Marching through Georgia on aching feet

My dear cousin Joel,
I write to you because you, who also experienced the hardships of service in the late Civil War, understand the punishment I endured on the march south through Georgia. That march has left me nearly an invalid.
I enlisted as a private at age 22 on Nov. 16, 1863. My enlistment form, to refresh your memory, says I was age 22, having been born March 3, 1841, in Hanover Township, with brown eyes, dark hair and dark complexion, standing 6 feet 2 1/2 inches tall, occupation farmer. I signed up at Alliance for a three-year term. I received a $300 bounty for enlisting.
I was a member of the 3rd Ohio Independent Battery of Light Artillery and fought under Gen. William T. Sherman during the battles for Atlanta. We marched south from Tennessee through northern Georgia in May 1864, following the Western and Atlantic Railroad, and encountered fierce resistance from the Confederate Army of Tennessee under Gen. Joseph E. Johnston, struggling through 120 miles of rugged wilderness terrain. That march ruined my feet and left leg, and now I’m applying for a disability pension. I submitted the following statement to the War Department on Jan. 24, 1889:
“Our battery was an independent battery and not attached to any particular regiment or brigade, and we never had a surgeon or physician but got medical treatment from whatever regiment was nearest to us. So as we never had a physician or surgeon while in the army I am unable to furnish evidence of such and ask that the evidence of comrades may be received in the stead thereof.” A comrade wrote this affidavit on my behalf:
“I was a member of 3rd Ohio Independent Battery and became acquainted with George F. Whitacre immediately after enlisting by reason of him belonging to the same battery. At that time he was a man of robust health. While in line of duty on the march from Clifton, Tennessee, to Big Shanty, Georgia, in May 1864 he contracted varicose veins of the left leg from hard marching and at the same time incurred injury to both feet, and has been afflicted with said disabilities ever since.” John Ohlendorf, East Liverpool, Jan. 10, 1889.
I went to my doctor for treatment about August 1865. He wrote this report to the Commissioner of Pensions: “I found him suffering with varicose veins of left leg and crushed toes of both feet; the condition of the right foot much worse than the other; almost totally disabling him from walking. I treated claimant some weeks; can not recollect at just the length of time; he appeared to be relieved some for a while. I next saw him about May or June 1870 I think, have no dates except circumstantial memory. Claimant’s toes by this time had become partially ancholosed so much that his toes were very stiff could only move them by force. He was so debilitated with them that it was difficult to do ordinary manual labor. I have been well acquainted with claimant ever since 1870, have seen him every month or two continuously and have seen his feet and leg often since 1870 to the present time; he has been at my office very frequently and I have had good opportunity to know his condition. The ancholosis still continues as also the varicose veins have become more numerous and larger. And they remain very painful. And it is with difficulty that he can walk only with great pain. He is now and has been totally disabled from manual labor of ordinary character for the last four or five years.”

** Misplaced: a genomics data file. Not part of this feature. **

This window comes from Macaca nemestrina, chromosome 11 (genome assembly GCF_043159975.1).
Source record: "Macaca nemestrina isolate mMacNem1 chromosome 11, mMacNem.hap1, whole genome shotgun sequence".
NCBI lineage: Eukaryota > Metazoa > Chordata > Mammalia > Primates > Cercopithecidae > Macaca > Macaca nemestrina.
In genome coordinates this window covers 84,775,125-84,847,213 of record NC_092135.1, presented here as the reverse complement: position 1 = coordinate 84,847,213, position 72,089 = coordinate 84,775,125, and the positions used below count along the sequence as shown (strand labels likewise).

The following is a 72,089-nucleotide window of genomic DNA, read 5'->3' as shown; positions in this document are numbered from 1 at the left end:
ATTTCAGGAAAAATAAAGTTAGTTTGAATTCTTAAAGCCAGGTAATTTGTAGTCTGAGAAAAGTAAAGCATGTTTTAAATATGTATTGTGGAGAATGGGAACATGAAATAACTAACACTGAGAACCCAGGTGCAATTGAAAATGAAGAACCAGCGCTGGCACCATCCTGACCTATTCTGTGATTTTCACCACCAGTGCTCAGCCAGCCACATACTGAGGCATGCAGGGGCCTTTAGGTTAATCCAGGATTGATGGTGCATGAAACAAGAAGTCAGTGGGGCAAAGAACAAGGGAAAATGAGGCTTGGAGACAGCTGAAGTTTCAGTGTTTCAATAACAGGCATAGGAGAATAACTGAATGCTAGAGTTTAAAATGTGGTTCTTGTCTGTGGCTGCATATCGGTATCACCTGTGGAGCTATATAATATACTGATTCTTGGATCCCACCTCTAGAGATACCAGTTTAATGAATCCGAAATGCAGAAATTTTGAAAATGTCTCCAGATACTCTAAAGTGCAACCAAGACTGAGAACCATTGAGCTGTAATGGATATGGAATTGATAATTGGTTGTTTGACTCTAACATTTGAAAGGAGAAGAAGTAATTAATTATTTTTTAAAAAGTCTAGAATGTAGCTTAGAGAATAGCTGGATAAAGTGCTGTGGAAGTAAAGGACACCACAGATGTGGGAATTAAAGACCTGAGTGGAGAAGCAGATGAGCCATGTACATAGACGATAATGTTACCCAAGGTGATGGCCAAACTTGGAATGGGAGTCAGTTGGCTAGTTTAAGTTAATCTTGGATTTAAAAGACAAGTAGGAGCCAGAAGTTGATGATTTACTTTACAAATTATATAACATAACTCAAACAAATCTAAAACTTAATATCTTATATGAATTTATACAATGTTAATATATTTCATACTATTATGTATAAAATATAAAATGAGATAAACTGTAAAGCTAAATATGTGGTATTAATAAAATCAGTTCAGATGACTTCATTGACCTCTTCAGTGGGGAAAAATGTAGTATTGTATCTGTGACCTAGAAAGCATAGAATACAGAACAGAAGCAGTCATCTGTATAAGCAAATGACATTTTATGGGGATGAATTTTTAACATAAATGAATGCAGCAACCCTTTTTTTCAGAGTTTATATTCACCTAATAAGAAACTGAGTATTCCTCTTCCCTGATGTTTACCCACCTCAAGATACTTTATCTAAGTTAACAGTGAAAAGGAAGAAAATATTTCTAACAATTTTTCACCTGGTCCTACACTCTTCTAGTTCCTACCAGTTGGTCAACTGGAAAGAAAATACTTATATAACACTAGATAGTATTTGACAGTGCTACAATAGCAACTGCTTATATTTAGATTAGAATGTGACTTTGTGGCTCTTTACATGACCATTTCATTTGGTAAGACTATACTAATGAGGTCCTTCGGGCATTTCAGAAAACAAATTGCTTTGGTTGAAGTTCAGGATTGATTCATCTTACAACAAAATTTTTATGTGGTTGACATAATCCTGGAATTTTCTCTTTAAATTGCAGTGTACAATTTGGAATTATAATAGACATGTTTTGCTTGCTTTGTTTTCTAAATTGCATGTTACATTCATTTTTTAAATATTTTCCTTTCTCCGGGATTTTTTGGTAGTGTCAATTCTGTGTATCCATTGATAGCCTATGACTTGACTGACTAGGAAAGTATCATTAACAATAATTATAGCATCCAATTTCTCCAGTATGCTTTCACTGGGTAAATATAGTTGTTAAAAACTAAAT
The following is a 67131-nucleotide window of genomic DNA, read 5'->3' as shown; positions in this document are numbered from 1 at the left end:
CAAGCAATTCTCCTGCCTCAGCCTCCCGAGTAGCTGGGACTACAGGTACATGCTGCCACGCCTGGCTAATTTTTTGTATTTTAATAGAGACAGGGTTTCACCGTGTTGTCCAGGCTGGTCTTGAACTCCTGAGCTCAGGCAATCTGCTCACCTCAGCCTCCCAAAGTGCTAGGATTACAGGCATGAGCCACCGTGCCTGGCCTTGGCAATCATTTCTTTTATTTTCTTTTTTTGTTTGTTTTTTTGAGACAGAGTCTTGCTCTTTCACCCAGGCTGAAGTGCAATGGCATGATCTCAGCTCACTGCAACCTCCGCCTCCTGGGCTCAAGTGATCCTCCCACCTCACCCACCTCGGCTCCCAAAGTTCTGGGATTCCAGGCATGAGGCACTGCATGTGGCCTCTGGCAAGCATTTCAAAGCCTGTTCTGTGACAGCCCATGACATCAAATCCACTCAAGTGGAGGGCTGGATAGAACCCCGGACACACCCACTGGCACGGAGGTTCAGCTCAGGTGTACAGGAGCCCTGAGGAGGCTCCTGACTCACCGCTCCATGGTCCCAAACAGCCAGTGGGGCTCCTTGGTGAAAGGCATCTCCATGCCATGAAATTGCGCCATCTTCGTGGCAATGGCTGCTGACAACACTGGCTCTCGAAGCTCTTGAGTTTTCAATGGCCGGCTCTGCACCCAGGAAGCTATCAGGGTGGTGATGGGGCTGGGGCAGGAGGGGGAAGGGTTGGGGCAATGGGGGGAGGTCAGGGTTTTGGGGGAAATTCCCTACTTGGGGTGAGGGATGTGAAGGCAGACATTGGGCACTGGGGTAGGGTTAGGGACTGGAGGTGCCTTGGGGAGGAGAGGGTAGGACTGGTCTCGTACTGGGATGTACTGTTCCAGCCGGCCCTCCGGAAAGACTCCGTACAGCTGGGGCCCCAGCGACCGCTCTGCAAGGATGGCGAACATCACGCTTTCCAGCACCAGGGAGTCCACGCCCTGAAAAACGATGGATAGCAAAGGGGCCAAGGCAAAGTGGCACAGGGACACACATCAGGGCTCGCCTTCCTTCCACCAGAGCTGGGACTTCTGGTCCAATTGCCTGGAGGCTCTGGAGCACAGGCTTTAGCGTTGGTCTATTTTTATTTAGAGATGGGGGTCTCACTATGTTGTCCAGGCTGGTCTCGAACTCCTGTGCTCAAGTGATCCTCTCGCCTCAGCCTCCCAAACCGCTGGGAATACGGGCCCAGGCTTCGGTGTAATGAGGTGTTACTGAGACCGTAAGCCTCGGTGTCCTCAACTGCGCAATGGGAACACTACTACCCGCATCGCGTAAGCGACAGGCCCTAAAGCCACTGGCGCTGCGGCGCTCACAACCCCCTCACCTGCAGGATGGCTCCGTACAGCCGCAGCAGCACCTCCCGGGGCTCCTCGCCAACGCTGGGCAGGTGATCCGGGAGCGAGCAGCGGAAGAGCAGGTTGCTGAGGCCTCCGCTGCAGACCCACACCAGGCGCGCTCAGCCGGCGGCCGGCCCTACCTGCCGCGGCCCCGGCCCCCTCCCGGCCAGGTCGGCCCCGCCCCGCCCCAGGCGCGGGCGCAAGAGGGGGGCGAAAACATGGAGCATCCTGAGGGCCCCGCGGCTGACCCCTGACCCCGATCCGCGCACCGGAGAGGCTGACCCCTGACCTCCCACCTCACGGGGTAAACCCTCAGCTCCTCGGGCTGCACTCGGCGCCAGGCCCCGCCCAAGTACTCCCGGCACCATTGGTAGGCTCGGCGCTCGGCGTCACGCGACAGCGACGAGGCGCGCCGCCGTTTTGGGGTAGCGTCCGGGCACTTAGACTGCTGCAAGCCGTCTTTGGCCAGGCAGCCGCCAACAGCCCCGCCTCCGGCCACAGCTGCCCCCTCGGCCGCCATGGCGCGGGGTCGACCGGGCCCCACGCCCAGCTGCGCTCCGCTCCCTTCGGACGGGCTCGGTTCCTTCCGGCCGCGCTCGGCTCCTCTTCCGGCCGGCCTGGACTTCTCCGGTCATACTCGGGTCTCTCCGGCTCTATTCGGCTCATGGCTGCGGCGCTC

As you know, Cousin Joel, I forsook the profession of farming after my return from the war and have been dealing in livestock. With great hope I watch the mailbox for a reply to my application. My children are well and all exhibit the Whitacre ornery streak.
With great affection, your cousin Freese.
I framed this fictitious letter around my great-great-grandfather’s pension application documents, of which I have copies. George Friece Whitacre, who went by “Freese,” mustered out of service on July 31, 1865, at Camp Cleveland. He got his pension, although I don’t know if he received disability pay or just the normal soldier’s pension. He died at age 83 on Dec. 31, 1924, and is buried in Woodsdale Cemetery near Winona.

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